Pope Francis is to hold a symbolic meeting with one of the most powerful figures in Shia Islam on the second day of his landmark trip to Iraq.
The Pope’s encounter with Grand Ayatollah Ali al-Sistani, the spiritual leader of millions of Shia Muslims, is taking place in the holy city of Najaf.
It is the Pope’s first international trip since the start of the pandemic – and the first ever papal visit to Iraq.
Covid-19 and security fears have made this the pontiff’s riskiest trip yet.
The 84-year-old leader of the Catholic church earlier told reporters that he felt “duty bound” to make the “emblematic” journey, which will see him visit several sites over four days in Iraq.
On Saturday, Pope Francis will join the 90-year-old leading Shia cleric for talks likely to focus on inter-faith issues such as Iraq’s Christian minority, who have been hit by waves of violence since the 2003 US-led invasion of Iraq.The pontiff will then travel to the ancient city of Ur, where the Prophet Abraham – central to Islam, Christianity and Judaism – is believed to have been born.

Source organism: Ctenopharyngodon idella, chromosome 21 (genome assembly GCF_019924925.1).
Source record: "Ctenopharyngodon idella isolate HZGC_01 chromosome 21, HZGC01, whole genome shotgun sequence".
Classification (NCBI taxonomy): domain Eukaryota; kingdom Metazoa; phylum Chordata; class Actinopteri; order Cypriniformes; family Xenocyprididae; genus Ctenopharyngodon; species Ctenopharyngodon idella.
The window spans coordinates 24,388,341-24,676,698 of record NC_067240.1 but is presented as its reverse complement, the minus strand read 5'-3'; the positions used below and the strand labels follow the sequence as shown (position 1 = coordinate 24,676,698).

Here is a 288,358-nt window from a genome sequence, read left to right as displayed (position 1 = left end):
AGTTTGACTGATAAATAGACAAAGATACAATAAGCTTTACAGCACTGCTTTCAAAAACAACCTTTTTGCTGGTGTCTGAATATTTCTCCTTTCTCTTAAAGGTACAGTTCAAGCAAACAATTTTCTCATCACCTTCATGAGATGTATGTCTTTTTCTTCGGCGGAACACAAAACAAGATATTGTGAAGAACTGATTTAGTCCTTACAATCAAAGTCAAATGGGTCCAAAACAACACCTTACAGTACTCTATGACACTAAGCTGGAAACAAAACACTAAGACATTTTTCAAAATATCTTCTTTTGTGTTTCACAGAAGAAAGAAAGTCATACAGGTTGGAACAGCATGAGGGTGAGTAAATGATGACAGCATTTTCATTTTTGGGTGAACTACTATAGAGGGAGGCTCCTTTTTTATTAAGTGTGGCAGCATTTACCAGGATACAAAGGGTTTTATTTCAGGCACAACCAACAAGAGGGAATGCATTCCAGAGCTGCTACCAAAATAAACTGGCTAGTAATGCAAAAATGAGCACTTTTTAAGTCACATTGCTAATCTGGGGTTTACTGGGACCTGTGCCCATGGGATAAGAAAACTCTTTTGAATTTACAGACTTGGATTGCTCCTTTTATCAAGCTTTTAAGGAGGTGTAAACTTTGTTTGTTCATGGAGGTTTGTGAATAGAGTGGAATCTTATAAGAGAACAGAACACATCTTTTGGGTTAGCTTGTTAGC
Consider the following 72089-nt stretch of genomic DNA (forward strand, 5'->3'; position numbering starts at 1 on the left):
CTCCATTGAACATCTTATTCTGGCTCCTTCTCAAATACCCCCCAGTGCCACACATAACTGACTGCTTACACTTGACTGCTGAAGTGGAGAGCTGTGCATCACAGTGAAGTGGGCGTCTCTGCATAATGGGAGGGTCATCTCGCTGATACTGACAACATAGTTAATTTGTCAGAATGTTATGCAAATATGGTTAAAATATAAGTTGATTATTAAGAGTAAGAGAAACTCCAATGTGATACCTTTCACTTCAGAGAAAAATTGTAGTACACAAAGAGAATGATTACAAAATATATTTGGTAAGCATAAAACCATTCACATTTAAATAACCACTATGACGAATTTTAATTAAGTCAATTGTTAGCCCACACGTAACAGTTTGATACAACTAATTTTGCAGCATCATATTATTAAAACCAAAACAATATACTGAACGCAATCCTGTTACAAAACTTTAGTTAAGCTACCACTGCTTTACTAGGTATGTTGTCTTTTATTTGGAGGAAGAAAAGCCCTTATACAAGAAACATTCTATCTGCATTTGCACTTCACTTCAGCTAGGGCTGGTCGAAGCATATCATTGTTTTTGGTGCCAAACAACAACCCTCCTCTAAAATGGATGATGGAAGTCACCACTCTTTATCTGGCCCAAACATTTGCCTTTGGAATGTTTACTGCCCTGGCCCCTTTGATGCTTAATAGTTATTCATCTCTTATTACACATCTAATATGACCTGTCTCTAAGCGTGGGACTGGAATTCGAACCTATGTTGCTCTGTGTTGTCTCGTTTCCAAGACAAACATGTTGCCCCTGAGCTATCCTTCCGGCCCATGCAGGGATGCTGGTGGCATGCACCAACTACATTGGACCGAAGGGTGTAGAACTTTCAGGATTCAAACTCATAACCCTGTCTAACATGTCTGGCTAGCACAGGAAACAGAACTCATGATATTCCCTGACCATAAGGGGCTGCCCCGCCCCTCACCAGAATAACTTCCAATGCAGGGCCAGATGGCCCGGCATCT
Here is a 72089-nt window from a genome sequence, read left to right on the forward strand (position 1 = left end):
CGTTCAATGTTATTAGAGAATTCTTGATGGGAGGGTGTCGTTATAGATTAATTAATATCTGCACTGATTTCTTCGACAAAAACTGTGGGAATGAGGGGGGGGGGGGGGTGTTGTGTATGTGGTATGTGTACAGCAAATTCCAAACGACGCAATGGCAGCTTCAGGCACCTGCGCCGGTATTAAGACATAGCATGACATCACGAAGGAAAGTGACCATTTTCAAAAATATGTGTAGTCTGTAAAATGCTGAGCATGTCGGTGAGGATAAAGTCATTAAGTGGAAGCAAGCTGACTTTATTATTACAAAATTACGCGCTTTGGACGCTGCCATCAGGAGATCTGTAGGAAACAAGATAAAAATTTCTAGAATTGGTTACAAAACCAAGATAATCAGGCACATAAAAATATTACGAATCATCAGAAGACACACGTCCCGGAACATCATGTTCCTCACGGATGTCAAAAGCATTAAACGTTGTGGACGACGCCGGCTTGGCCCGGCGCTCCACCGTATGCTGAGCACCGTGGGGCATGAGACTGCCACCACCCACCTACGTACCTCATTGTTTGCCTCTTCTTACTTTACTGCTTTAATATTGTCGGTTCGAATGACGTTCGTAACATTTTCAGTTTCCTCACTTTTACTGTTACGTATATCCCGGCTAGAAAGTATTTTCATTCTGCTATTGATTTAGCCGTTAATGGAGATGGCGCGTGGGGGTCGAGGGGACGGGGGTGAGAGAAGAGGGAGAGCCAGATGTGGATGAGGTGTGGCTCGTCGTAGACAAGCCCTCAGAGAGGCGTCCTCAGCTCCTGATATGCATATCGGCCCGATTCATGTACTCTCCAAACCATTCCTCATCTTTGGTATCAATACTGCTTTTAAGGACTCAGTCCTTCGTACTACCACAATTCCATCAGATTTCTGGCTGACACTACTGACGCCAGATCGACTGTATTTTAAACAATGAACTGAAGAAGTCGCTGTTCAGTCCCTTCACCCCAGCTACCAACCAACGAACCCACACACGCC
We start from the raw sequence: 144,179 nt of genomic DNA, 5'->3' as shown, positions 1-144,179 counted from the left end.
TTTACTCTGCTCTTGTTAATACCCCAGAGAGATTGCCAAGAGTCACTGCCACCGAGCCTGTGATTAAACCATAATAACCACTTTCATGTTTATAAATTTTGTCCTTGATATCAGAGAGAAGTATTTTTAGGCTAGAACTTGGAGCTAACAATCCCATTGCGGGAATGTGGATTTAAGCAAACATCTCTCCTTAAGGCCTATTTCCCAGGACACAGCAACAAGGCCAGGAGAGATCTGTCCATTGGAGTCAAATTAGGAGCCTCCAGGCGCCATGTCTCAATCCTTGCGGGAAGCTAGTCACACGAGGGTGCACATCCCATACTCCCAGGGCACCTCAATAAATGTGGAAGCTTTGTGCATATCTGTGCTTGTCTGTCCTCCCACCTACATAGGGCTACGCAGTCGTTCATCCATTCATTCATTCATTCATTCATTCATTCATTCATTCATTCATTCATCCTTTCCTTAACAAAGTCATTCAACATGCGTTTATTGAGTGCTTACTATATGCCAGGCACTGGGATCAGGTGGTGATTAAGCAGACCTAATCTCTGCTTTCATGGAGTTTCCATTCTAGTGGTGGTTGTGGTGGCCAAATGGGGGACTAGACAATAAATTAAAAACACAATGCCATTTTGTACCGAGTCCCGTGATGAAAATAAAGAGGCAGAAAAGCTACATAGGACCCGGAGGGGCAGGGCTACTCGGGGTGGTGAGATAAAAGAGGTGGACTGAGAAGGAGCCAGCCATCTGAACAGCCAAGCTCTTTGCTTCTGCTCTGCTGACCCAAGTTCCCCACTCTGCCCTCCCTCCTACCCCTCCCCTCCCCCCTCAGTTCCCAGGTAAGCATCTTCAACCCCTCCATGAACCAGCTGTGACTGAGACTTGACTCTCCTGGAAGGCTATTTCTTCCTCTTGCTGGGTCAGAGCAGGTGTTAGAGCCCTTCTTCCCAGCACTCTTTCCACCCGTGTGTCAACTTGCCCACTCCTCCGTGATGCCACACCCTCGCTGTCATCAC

About 10,000 Iraqi Security Forces personnel are being deployed to protect the Pope during his visit, while round-the-clock curfews are also being imposed to limit the spread of coronavirus.
Some Shia militant groups have reportedly opposed the visit, suggesting the tour amounts to Western interference in the country’s affairs.